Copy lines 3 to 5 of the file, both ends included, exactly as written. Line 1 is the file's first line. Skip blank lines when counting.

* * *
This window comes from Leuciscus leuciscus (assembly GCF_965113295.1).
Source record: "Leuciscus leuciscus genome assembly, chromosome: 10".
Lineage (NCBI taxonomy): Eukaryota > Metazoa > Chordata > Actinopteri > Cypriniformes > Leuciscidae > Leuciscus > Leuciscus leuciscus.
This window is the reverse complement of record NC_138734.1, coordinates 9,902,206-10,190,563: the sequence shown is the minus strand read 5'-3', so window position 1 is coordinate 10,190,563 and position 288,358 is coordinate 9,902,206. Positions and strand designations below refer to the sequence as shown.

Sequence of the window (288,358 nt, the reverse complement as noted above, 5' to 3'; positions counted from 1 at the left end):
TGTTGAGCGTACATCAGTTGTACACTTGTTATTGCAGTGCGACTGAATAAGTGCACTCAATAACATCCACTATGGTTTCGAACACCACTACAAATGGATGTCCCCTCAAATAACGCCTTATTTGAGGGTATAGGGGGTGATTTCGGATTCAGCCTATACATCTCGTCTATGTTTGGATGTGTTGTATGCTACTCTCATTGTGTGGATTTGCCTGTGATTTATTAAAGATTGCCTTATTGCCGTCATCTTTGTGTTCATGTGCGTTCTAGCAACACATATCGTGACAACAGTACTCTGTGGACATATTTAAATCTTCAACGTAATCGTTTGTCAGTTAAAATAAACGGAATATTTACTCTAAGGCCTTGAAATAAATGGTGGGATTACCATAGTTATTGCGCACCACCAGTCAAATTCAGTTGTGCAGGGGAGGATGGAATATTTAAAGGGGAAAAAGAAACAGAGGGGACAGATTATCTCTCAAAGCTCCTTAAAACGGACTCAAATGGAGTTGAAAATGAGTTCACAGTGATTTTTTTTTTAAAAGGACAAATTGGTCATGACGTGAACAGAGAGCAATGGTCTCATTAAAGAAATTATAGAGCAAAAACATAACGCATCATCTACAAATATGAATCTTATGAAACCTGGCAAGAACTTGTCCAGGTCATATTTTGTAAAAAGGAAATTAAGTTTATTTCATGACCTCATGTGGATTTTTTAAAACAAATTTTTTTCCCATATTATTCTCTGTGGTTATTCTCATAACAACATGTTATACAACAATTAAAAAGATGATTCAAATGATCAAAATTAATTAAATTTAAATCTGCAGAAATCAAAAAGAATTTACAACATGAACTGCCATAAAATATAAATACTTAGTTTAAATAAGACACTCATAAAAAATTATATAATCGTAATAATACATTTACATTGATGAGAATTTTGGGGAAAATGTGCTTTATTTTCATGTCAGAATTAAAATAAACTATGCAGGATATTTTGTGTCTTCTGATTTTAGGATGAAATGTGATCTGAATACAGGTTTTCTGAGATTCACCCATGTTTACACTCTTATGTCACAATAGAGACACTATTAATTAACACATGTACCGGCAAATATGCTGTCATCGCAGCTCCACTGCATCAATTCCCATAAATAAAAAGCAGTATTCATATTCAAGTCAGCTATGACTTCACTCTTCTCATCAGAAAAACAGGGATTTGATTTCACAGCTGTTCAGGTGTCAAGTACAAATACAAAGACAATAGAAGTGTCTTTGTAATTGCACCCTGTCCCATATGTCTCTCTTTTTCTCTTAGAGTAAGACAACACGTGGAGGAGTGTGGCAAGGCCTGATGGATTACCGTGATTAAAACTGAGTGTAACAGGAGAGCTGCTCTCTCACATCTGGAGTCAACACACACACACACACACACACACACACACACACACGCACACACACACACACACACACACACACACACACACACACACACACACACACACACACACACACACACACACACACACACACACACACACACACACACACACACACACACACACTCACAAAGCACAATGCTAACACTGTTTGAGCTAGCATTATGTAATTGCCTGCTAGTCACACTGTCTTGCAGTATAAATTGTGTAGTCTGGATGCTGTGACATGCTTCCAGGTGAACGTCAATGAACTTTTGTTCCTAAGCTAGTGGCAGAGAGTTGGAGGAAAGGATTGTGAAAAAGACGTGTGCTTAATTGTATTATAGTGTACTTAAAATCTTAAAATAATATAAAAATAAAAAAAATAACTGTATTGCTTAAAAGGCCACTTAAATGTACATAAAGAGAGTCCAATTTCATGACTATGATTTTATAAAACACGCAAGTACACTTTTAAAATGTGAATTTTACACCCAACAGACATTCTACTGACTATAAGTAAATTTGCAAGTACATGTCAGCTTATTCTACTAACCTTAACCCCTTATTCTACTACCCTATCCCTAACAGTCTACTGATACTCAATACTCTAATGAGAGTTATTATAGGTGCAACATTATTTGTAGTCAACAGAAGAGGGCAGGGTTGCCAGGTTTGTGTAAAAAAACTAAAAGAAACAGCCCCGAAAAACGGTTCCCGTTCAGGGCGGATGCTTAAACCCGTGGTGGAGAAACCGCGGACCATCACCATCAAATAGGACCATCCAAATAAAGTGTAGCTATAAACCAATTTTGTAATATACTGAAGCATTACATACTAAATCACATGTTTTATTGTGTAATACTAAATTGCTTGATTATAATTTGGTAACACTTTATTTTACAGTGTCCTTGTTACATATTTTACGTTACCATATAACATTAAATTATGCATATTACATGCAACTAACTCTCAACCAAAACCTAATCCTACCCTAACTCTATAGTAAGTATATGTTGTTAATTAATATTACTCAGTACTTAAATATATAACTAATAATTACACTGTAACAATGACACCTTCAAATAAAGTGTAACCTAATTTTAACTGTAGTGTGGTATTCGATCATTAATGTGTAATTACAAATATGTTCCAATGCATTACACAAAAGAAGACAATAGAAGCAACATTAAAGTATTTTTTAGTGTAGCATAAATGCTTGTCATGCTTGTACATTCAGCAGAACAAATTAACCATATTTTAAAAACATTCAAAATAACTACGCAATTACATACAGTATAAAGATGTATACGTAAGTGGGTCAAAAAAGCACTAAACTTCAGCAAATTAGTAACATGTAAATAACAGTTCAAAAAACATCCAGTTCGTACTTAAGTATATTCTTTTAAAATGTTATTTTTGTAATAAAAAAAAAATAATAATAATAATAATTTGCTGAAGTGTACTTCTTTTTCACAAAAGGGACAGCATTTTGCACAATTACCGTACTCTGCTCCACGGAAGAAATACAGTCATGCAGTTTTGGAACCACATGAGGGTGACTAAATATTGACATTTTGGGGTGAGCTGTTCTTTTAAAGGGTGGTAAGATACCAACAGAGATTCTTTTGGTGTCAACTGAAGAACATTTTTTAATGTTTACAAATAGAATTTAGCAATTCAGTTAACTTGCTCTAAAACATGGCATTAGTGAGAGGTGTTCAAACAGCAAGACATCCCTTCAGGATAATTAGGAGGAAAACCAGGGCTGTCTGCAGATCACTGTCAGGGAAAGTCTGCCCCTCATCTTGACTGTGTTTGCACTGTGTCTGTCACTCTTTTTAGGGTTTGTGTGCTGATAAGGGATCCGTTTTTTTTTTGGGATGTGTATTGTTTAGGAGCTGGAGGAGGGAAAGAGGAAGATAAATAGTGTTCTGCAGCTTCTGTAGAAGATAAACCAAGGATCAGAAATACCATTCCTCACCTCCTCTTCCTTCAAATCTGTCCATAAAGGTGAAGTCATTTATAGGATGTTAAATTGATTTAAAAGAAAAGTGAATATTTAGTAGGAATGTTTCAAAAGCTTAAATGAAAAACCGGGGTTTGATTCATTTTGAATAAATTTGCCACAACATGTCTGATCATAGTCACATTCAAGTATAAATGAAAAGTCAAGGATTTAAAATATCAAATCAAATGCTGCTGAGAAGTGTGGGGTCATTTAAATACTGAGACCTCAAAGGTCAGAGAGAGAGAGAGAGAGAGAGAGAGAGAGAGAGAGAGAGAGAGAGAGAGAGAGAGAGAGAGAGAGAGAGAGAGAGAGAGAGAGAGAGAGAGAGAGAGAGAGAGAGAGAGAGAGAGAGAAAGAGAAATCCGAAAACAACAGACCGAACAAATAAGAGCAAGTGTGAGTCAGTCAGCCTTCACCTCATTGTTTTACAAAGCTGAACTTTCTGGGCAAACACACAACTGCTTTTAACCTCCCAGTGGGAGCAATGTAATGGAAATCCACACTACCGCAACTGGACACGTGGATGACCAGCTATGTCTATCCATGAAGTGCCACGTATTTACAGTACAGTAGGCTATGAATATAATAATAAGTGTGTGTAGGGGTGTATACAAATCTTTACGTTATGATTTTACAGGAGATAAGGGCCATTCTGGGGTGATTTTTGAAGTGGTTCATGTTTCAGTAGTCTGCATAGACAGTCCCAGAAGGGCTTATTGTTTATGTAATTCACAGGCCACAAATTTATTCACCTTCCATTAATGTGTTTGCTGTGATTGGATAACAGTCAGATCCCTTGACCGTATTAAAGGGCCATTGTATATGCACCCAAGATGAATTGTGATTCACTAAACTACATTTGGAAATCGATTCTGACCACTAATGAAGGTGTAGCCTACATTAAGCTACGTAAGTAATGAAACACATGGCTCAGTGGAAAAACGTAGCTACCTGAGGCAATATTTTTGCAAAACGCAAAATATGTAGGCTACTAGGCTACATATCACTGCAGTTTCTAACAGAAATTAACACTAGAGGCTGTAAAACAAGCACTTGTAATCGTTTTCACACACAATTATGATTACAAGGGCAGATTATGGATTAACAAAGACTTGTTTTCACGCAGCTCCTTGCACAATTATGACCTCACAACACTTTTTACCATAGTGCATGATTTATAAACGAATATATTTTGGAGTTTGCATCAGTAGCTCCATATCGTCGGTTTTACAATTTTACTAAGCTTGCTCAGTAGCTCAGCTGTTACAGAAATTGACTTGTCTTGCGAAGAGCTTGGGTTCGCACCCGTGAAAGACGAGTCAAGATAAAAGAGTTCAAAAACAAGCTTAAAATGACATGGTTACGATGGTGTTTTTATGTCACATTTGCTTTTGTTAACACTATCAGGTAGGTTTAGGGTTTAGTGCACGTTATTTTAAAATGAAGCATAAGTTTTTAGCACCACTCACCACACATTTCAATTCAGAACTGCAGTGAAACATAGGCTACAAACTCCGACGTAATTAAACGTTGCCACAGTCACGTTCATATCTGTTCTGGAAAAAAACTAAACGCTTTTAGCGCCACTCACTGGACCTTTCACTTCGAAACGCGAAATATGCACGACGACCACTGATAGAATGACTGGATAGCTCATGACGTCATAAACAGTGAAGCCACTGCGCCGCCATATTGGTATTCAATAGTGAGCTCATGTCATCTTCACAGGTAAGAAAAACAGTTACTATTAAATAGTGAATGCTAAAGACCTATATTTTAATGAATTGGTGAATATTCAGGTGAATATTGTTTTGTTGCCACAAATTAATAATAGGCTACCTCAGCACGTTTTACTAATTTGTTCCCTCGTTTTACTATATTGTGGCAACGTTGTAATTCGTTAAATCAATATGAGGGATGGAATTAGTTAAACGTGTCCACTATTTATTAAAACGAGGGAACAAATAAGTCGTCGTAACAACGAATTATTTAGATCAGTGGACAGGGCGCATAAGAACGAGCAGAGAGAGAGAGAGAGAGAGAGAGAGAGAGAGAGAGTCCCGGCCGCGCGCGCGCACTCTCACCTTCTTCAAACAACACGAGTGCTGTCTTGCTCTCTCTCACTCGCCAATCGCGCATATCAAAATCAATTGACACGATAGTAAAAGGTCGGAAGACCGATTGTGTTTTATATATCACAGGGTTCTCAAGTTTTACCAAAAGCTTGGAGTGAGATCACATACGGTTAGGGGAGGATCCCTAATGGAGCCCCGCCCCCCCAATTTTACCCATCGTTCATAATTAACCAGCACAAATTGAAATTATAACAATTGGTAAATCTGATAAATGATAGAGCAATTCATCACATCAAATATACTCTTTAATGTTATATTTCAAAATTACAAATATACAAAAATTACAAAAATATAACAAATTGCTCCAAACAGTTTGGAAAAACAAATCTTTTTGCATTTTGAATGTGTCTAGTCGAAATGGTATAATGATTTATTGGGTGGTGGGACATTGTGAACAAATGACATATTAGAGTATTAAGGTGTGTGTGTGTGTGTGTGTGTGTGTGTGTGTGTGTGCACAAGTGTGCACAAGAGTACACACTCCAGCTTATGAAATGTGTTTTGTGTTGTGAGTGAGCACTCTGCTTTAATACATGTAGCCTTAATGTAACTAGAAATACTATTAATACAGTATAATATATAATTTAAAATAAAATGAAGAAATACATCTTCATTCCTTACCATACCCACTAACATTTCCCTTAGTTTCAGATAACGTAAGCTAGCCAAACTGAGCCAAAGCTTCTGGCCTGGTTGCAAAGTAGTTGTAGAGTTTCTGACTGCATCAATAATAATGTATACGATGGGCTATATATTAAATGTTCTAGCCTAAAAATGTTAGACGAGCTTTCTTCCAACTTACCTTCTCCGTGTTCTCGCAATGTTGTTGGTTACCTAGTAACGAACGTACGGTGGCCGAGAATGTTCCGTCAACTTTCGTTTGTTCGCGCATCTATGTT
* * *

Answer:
Lineage (NCBI taxonomy): Eukaryota > Metazoa > Chordata > Actinopteri > Cypriniformes > Leuciscidae > Leuciscus > Leuciscus leuciscus.
This window is the reverse complement of record NC_138734.1, coordinates 9,902,206-10,190,563: the sequence shown is the minus strand read 5'-3', so window position 1 is coordinate 10,190,563 and position 288,358 is coordinate 9,902,206. Positions and strand designations below refer to the sequence as shown.

Sequence of the window (288,358 nt, the reverse complement as noted above, 5' to 3'; positions counted from 1 at the left end):